House Hunting in Houston, Part 2

Last I shared with you, we were moving into this house:

rustic knolls

That was before Mike visited the home in person. While it was a very fine house, it ultimately didn’t meet our needs for space and accessibility for two growing sons and my mother who lives with me and feels safer using her wheelchair for mobility.

Fortunately, Texas has a section in its real estate statutes which gives every buyer a 10-day option to withdraw an offer with no explanations necessary. Despite the knowledge we might have difficulties in finding another house, we let this one go.  So, it seemed as if we were back to square one. In the meantime, Mike’s company suggested we take advantage of temporary corporate housing to help us transition to Houston and to allow us some time to settle our sons into school.

So, here we are, one week into Houston life and while it appeared on arrival our first daunting task would be to find a home which would meet our specifications, it turned out the universe shined its favor on us and on Wednesday, the 15th, we found this house:

prince george

Here, a very BIG shout-out goes to my favorite real estate agents Ruth Sayers and Chris Glapa who scouted the house for us. And it is no exaggeration to describe the Houston housing market as zipping along like a high speed bullet train. My agents saw the house the first day it went on the market.

And while, to you, the dear reader, it seems as if this house just fell into our lap without much effort on our part, we encountered two inconvenient setbacks which ultimately contributed in a positive way for us to be in the right place at the right time.

Until permanent housing is available we are staying at The Lakes at Cinco Ranch apartment complex. It’s a beautiful setting with easy access to walking trails and the premier outdoor shopping area, La Centerra at Cinco Ranch. The playground is right outside our patio door, making it ideal for our little guy to run and jump and shout without bothering our neighbors.

But our second day here, the neighbor upstairs plugged his toilet which somehow caused it to overrun ALL DAY LONG and because of the tremendous power of gravity, the excess water poured into our apartment, including the closets where we had just hung our clothes. We discovered this scenario after a VERY long day of nerve-wracking I-10 traffic and helping our youngest son transition to his new school, which was a rough transition.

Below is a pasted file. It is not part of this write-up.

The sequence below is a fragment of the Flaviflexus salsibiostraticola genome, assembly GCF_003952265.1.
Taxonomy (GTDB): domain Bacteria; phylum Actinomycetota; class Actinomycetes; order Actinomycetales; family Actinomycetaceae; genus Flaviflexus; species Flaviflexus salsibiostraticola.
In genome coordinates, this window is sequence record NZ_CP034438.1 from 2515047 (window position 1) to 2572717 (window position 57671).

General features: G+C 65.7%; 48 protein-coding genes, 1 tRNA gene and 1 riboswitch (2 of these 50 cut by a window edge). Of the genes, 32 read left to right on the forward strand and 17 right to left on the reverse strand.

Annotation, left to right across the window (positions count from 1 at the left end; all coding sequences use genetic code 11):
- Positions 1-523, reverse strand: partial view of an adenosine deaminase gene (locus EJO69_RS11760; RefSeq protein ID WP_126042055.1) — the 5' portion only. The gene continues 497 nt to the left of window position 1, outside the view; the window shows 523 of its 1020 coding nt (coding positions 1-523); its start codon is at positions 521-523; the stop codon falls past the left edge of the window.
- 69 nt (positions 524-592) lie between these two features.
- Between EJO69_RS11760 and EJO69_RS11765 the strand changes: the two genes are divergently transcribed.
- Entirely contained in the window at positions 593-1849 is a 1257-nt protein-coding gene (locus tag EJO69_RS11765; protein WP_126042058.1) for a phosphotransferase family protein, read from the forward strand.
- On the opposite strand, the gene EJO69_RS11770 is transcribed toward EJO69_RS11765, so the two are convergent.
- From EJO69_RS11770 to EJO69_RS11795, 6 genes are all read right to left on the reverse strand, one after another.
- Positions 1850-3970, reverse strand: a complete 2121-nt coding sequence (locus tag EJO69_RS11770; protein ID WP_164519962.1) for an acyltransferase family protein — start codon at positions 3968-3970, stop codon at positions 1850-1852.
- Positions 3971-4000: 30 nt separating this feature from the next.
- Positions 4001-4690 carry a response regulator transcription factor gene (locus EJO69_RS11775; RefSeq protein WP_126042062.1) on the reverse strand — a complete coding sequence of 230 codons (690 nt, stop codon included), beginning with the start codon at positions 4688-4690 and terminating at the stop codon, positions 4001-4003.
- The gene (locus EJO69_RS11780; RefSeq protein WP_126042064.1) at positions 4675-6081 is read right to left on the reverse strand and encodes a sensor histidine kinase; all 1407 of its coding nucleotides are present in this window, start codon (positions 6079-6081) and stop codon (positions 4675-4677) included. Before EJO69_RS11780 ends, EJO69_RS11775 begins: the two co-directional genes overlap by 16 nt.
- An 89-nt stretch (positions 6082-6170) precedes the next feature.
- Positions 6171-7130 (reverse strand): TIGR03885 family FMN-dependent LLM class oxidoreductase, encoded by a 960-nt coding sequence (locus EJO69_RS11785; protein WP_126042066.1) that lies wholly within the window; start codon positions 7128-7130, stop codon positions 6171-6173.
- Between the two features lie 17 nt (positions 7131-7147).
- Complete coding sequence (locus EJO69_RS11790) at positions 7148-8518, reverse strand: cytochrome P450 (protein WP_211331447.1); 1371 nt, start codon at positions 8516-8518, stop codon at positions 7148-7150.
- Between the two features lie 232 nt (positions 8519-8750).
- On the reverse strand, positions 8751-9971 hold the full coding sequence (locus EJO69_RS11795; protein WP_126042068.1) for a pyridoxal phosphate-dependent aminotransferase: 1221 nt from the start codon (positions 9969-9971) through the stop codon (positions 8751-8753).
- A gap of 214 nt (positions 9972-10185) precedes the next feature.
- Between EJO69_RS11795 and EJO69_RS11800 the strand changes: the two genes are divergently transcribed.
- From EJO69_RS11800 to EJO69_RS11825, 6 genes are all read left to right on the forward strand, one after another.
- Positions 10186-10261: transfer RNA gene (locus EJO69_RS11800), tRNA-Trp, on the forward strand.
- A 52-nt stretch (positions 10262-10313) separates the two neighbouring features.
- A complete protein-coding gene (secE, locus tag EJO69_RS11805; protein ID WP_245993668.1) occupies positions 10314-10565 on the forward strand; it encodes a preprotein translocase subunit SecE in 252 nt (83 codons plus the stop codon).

When we walked into the apartment, my son, Chris, commented it smelled like rain and I dismissed it as our being unaccustomed to how humidity felt after living in the desert for seven years. Then, I walked into the master bedroom and when the water pouring out of the light fixture landed onto my head, I realized “Houston, we have a problem.”

My first thought was do I turn the light back off or do I leave it on. Either way, someone is going to get electrocuted with water pouring out of the light fixture. I realize now electrical engineers improved upon lighting designs with these dilemmas in mind, but on that day, all I could think about was how after my apartment was completely flooded it would soon burn up in flames because of the electrical fire.

The second thought I had once I decided to turn off the light switch was who do I call and how do I find their number. Eventually I located the corporate housing customer service after scanning the hundred emails in my in-box. To their and the apartment complexes credit, despite that my discovery was after normal working hours, the maintenance people promptly shut off the water upstairs and helped clean up the mess downstairs.

Although the corporate housing people offered substitute housing for the night, Mike and I decided after moving all of our clothes around that we could make it work with Mike sleeping on the sofa in the living room and my sleeping on the second twin bed in the third bedroom.

And then, Mike got sick. Very sick. All night sick. Puking up his toes sick.  And that was sick enough for Mike to decide he had better stay home from work the next day. And that’s the only degree of sick that will keep Mike home. Because any sick less intense than that, Mike is going into work.

And his staying home that day, prompted me to ask my fabulous real estate agents if they could move up house hunting by two days, trusting that by afternoon Mike would be feeling better.

And it was a two-day window that gave us the chance to put an offer on this house. On Wednesday evening, my agents telephoned the listing agent with a verbal offer and followed up with our written offer, which wasn’t completely finalized until 2 p.m. on Thursday. It is here that a BIG shout-out of GRATITUDE goes to the universe and the owner of this home who kept his verbal word with us EVEN THOUGH the next day he received a second offer over the list price.

And, as Paul Harvey said, now you know the rest of the story.


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